by Eulana Weekes
St. Kitts and Nevis (WINN): The United Nations (UN) is now involved in the case of the 14 Cameroonians currently on St. Kitts after being rescued off the coast of the island, having left Antigua for the US Virgin Island at the end of March 2023 says St. Kitts and Nevis Prime Minister.
According to the Prime Minister, UN officials are expected to assess the 14 and present that report to officials outlining the way forward.
“I went and visited them, the Cameroonians – for full disclosure – I wanted to know who they are. Why are they here? Interestingly enough, when I met them, they are well-educated people. I went in; I knew Cameroonians speak French and English… they are bilingual; not only that, there are teachers among them, lawyers, business people, there are IT specialists and so forth… the Cameroonians are professionals from what I picked up and what I gleaned… however I said that we would get the United Nations involved. The United Nations is now involved, and they are going to start their own assessment, and from their assessment, they will give us a report and then based on the report, we will take our final action.” – Prime Minister Hon. Dr Terrance Drew made those remarks during the May 11 broadcast of the Roundtable; A Special Interview with the Prime Minister.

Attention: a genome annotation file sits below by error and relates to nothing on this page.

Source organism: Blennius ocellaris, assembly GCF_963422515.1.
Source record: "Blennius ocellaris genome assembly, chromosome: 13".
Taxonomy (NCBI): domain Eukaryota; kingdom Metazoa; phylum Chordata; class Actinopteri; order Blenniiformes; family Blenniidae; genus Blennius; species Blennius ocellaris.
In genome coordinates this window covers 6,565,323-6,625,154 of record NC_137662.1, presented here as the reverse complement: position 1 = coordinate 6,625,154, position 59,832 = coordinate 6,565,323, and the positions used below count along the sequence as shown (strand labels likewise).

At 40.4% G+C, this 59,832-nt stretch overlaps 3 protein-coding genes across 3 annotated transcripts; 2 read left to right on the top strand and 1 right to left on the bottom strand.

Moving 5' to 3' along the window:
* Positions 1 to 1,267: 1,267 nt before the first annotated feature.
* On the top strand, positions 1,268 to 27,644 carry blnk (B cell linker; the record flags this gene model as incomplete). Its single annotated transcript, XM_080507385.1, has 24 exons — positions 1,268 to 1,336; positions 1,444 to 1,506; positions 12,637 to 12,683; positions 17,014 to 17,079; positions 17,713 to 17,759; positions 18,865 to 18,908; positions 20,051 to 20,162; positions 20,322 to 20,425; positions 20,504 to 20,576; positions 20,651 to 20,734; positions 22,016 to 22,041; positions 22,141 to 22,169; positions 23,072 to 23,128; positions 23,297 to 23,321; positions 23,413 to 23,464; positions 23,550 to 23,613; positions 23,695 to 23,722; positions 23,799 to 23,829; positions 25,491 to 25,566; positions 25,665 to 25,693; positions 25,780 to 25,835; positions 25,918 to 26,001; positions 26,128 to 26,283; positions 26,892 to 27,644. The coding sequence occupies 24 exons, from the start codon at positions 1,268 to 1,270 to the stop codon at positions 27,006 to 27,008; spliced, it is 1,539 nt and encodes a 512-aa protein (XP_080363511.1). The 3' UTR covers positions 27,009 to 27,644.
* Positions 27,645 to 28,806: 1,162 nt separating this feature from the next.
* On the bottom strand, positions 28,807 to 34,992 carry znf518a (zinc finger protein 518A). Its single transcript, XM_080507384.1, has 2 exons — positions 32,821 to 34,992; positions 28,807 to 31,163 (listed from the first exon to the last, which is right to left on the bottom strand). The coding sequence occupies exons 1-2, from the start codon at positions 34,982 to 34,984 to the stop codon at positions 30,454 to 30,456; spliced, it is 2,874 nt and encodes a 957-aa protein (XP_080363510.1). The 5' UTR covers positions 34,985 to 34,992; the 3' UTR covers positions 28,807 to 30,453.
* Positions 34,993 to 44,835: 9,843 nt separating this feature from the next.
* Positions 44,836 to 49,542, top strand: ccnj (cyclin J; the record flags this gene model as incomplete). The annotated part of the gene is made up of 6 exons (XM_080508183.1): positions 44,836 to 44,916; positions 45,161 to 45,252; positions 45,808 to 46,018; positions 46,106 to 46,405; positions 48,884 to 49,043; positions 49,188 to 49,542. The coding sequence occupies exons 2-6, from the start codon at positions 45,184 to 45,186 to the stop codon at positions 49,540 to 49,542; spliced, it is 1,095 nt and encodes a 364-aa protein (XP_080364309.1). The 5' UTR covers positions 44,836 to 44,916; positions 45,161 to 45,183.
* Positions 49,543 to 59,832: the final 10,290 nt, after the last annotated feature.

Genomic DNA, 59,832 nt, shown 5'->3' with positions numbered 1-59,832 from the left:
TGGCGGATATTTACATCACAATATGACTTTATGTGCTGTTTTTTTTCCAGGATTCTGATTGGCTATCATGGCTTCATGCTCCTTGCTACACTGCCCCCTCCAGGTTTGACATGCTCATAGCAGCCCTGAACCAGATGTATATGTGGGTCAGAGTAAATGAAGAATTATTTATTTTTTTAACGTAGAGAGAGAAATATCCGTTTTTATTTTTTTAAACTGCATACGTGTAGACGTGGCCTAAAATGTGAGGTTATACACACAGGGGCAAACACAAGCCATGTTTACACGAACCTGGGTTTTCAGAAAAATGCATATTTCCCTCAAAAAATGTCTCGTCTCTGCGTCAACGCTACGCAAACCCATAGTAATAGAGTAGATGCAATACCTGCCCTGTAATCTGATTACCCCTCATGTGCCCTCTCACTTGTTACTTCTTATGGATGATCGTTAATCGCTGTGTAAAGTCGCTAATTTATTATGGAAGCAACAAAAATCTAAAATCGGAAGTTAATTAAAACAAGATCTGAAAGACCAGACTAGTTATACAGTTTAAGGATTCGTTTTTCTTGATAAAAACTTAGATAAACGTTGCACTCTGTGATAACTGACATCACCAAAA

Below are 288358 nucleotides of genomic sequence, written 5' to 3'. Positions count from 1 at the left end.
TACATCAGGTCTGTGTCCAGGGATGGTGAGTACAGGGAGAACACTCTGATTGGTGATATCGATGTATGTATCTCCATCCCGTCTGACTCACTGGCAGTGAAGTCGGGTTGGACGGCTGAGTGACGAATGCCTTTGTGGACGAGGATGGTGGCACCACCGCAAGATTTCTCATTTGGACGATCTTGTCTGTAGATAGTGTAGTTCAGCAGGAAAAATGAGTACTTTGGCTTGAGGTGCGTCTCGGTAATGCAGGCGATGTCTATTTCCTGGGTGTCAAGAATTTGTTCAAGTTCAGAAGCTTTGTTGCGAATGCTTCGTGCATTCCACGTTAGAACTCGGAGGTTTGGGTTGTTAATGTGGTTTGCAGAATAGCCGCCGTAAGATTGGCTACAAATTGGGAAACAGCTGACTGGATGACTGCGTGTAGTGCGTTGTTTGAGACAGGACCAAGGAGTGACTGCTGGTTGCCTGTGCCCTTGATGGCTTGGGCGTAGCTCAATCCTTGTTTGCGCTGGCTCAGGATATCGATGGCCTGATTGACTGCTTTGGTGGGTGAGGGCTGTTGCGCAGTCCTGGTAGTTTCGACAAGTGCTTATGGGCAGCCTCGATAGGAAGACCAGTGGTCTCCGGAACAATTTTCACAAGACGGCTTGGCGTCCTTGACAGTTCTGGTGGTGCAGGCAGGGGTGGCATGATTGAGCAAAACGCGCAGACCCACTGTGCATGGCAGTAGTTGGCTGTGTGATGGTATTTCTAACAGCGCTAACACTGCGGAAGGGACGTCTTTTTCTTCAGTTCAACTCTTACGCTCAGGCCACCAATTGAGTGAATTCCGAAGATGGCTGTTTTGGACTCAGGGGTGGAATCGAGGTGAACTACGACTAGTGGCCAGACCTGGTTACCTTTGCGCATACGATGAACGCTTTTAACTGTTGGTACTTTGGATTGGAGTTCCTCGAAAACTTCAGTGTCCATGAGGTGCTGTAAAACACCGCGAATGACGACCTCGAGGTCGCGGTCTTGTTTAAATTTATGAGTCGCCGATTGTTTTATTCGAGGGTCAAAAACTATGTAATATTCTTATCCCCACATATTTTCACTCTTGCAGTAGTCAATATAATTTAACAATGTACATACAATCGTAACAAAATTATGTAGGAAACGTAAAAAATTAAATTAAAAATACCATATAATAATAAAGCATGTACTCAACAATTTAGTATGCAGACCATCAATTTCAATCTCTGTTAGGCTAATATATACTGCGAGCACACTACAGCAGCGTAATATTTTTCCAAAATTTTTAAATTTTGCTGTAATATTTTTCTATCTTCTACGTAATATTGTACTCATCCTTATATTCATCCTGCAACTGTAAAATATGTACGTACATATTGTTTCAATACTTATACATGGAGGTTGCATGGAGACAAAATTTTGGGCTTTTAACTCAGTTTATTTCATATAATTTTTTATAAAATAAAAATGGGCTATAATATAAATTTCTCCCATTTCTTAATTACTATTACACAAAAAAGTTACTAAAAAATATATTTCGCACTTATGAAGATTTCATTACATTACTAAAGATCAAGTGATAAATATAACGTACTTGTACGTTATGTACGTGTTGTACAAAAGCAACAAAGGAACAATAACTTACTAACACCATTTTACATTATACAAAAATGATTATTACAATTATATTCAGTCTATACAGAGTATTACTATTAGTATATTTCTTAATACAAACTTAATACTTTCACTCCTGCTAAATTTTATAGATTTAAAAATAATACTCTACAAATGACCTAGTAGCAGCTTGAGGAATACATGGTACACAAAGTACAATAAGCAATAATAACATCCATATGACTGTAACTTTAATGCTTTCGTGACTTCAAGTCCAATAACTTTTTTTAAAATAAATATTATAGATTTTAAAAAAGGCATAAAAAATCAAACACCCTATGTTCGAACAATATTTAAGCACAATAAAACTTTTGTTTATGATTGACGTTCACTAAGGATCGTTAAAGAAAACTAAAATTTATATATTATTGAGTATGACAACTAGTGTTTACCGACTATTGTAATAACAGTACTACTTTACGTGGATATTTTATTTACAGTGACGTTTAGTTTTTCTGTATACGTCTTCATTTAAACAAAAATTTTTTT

Dr. Drew also shared that the bodies of the three bodies recovered from the ocean while rescue operations were underway for 32 individuals have still not been claimed by family.
“There are three bodies here from those who died. I have said to them that if nobody claims the bodies – and we asked the UN to help us to see if there are any family members in the United States who can claim the bodies. We will find out what their religion is; if they are Muslim, we will get a Muslim Imam to come in and bury them. If there are Christians, then we are a Christian Society; we will get a Pastor to bury them. But we will make sure they are buried with the greatest of respect and in accordance with the religion they practice… When the UN gives us the assessment, we will know who they are, the religion they practice and give them a burial that is fitting of a human. We are civilised people, and irrespective of all the human trafficking issues, we as civilised people.”
The 14 individuals were set to be repatriated to Antigua and Barbuda, their last port of legal entry. However, Antigua and Barbuda Prime Minister Hon. Gaston Browne said it would be ill-advised to have them sent back to his country, saying, “Why bring them back when they are likely to smuggle out of the country again.”
Browne said the challenge was that some people claimed that sending them back to Cameroon would likely result in their death. The Antiguan Prime Minister said that he asked the French ambassador for assistance from France to get the Cameroonians back to their native land.
In April, nine of the 16 detainees escaped the detention facility, with all but one, Nicolas Santana Areche, back in police custody. Areche, a citizen of Antigua and a Dominican Republic native, is still missing.